8 entries found for lady.
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Main Entry: la·dy
Inflected Form(s): plural ladies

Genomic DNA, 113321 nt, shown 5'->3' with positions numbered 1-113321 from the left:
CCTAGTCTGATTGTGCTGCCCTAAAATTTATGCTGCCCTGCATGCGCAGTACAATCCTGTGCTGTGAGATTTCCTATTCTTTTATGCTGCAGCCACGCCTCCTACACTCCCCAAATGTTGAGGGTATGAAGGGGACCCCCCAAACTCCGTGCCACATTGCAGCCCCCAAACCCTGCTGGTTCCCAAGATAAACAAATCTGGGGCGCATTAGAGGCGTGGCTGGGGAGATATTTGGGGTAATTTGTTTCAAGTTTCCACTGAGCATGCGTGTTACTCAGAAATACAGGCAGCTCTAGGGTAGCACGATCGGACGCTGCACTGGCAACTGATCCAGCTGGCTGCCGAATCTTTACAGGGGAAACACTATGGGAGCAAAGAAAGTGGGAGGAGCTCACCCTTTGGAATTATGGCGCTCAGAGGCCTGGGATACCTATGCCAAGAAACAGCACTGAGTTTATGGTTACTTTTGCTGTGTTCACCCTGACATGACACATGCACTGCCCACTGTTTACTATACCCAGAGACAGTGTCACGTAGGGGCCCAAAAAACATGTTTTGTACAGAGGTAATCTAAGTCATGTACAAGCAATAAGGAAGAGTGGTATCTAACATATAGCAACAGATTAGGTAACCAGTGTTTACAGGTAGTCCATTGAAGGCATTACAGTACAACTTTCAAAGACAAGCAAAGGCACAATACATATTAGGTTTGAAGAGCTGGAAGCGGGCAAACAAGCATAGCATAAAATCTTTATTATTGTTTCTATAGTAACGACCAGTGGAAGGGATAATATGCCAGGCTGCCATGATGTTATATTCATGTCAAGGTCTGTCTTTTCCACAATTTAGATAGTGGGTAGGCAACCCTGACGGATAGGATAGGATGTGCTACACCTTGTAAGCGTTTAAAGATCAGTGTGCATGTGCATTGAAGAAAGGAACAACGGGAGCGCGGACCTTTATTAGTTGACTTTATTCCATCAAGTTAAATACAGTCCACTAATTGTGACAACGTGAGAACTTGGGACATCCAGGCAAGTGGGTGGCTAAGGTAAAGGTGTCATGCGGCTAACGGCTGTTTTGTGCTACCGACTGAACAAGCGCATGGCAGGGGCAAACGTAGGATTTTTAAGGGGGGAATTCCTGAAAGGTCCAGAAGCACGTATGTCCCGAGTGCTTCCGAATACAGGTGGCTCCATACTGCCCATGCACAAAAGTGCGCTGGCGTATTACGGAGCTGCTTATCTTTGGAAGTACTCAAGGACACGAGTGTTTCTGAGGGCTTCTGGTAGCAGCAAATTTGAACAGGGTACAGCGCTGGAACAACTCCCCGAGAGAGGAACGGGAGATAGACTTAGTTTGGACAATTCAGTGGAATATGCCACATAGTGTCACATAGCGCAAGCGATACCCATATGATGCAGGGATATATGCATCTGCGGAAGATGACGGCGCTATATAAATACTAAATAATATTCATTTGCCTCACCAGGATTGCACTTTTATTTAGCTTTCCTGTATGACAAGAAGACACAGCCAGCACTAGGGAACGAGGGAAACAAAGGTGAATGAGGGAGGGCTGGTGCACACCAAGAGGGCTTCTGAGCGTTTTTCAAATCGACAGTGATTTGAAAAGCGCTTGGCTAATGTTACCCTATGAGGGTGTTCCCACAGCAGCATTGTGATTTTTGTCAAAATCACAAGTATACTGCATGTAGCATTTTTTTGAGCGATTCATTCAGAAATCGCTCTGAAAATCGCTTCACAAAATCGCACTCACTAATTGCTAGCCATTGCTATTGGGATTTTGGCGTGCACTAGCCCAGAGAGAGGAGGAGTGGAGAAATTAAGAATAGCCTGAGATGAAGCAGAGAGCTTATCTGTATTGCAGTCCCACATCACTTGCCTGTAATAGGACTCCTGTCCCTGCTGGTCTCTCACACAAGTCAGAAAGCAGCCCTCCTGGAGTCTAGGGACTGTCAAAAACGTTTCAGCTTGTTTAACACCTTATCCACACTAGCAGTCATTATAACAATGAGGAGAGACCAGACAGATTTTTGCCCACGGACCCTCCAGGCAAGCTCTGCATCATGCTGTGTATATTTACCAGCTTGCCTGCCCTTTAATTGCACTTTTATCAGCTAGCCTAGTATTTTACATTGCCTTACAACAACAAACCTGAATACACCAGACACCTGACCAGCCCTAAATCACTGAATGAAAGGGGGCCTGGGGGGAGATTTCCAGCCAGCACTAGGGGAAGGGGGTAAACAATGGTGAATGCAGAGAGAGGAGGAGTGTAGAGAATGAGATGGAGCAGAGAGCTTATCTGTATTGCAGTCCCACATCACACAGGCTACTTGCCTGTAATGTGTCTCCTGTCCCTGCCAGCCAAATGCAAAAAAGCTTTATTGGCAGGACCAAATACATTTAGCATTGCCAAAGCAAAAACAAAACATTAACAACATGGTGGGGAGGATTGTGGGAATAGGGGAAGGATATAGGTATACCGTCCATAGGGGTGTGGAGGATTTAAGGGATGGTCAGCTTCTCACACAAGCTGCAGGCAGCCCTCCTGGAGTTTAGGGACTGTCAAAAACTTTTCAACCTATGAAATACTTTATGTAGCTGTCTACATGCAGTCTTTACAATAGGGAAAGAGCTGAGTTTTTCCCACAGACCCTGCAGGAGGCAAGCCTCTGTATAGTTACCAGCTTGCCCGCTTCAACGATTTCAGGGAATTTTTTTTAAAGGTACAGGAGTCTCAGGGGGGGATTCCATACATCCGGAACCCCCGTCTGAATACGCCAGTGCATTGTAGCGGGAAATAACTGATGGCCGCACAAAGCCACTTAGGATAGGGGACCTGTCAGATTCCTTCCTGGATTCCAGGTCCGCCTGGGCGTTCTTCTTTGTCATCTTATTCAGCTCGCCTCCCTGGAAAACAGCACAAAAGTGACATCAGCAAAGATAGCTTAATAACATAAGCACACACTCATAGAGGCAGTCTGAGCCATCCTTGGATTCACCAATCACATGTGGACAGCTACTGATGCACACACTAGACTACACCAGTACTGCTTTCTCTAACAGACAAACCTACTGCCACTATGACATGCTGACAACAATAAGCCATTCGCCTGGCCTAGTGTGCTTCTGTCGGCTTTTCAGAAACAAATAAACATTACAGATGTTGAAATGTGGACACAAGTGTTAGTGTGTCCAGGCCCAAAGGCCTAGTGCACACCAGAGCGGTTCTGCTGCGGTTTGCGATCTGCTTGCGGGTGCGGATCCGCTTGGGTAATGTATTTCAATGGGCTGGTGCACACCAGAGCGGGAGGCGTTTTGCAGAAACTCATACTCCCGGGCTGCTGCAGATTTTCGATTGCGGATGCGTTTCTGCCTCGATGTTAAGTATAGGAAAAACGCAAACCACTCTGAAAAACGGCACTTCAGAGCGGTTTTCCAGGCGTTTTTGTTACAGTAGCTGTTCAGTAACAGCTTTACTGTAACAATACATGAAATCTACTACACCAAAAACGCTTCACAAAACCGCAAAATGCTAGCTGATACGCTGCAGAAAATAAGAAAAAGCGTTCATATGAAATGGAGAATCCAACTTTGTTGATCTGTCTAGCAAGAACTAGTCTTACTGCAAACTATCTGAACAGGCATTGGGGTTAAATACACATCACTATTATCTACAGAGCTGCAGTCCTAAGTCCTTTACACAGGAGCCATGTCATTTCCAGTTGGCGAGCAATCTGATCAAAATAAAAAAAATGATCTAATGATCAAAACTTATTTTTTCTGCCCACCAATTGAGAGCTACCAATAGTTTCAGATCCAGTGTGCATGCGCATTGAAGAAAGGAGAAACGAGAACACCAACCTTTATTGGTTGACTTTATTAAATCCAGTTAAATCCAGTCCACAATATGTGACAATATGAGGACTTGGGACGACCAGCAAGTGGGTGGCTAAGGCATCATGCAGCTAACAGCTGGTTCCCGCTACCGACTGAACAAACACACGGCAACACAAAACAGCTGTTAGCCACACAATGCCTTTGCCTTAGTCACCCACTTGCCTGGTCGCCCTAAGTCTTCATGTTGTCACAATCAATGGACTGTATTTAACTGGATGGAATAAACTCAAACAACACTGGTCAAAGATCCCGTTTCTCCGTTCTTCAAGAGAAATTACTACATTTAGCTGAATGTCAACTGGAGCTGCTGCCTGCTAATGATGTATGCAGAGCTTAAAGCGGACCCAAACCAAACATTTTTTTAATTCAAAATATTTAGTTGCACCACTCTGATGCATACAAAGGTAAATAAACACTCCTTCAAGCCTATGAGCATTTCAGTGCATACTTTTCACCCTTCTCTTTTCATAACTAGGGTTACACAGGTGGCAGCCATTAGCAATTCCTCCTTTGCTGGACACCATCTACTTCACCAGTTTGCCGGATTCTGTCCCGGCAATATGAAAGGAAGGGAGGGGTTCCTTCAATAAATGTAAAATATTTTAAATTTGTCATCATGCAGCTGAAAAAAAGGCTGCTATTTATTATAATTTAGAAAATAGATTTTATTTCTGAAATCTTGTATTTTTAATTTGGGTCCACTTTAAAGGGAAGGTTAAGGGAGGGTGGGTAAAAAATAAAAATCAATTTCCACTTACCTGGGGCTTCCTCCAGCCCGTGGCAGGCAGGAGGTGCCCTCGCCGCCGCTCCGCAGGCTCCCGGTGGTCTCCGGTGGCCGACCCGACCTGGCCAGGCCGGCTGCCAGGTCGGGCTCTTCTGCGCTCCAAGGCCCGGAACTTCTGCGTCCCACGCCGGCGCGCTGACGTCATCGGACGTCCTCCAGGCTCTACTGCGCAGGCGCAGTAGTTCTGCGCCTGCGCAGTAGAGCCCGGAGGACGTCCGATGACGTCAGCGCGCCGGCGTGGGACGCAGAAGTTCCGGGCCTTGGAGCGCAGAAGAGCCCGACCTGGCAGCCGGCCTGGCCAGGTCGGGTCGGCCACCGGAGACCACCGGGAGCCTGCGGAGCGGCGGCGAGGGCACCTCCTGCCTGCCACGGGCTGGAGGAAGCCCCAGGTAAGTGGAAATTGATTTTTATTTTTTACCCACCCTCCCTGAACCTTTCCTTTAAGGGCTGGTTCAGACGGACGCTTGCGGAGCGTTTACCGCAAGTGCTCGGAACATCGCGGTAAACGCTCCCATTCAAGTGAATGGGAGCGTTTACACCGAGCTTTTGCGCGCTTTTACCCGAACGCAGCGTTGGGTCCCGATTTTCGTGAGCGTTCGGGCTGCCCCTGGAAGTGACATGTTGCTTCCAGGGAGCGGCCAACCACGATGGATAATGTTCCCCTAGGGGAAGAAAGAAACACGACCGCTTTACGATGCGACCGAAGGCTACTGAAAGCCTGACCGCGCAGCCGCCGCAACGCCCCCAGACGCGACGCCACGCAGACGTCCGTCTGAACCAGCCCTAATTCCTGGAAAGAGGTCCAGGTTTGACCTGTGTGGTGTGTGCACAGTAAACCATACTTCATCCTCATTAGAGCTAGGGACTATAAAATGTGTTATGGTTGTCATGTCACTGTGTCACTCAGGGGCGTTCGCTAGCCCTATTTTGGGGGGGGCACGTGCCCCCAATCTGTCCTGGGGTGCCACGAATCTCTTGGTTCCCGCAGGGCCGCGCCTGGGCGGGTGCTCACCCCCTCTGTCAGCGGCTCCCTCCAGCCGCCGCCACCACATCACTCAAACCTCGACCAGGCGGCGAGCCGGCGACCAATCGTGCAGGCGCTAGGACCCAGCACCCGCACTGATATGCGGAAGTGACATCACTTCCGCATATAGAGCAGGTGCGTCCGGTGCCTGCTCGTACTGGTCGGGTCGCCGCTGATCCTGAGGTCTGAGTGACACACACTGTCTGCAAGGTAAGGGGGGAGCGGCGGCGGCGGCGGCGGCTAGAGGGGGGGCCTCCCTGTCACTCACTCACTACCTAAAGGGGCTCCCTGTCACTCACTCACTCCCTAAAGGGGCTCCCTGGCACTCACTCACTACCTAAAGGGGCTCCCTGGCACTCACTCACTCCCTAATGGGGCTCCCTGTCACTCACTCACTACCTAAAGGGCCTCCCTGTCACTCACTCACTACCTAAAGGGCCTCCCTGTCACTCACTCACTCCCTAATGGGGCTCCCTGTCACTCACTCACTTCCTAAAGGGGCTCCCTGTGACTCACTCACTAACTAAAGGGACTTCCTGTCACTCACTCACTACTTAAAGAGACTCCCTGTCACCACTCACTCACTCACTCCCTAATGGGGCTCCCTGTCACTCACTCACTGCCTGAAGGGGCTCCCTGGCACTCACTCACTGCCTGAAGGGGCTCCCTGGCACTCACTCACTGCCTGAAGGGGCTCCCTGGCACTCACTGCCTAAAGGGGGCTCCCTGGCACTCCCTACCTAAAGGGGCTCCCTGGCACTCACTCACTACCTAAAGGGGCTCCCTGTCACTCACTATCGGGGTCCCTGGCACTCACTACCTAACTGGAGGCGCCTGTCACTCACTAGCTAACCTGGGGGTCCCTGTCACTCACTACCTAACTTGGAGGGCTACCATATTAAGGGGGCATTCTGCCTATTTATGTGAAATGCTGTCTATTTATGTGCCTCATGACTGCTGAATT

Etymology: Old English hlæfdige, from hlf "loaf of bread" and -dge, a form of a root word meaning "to knead dough" --related to LOAF, LORD --see Word History at LORD 1: a woman of property, rank, or authority; especially: one having a standing equivalent to that of a lord -- used as a title 2capitalized: VIRGIN MARY -- usually used with Our 3: a woman of high social position 4: WOMAN 1 5: WIFE 2 Word History The word lady is nowadays generally used as a polite term for a woman. In the past, however, lady was used primarily for "a woman of a high social class." The Old English ancestor of lady was hlæfdige, which came from two other words. One was hlf, meaning "loaf of bread." The other was -dge, a form of a root word meaning "to knead dough." But the word hlæfdige was not used in Old English for an actual bread maker. It was used instead to refer to the woman in charge of maids and of a household. Only very rich and powerful women, members of the nobility, had maids and large households, so a lady was owed much respect. The title lady is still used in Great Britain for a woman who is a member of the nobility.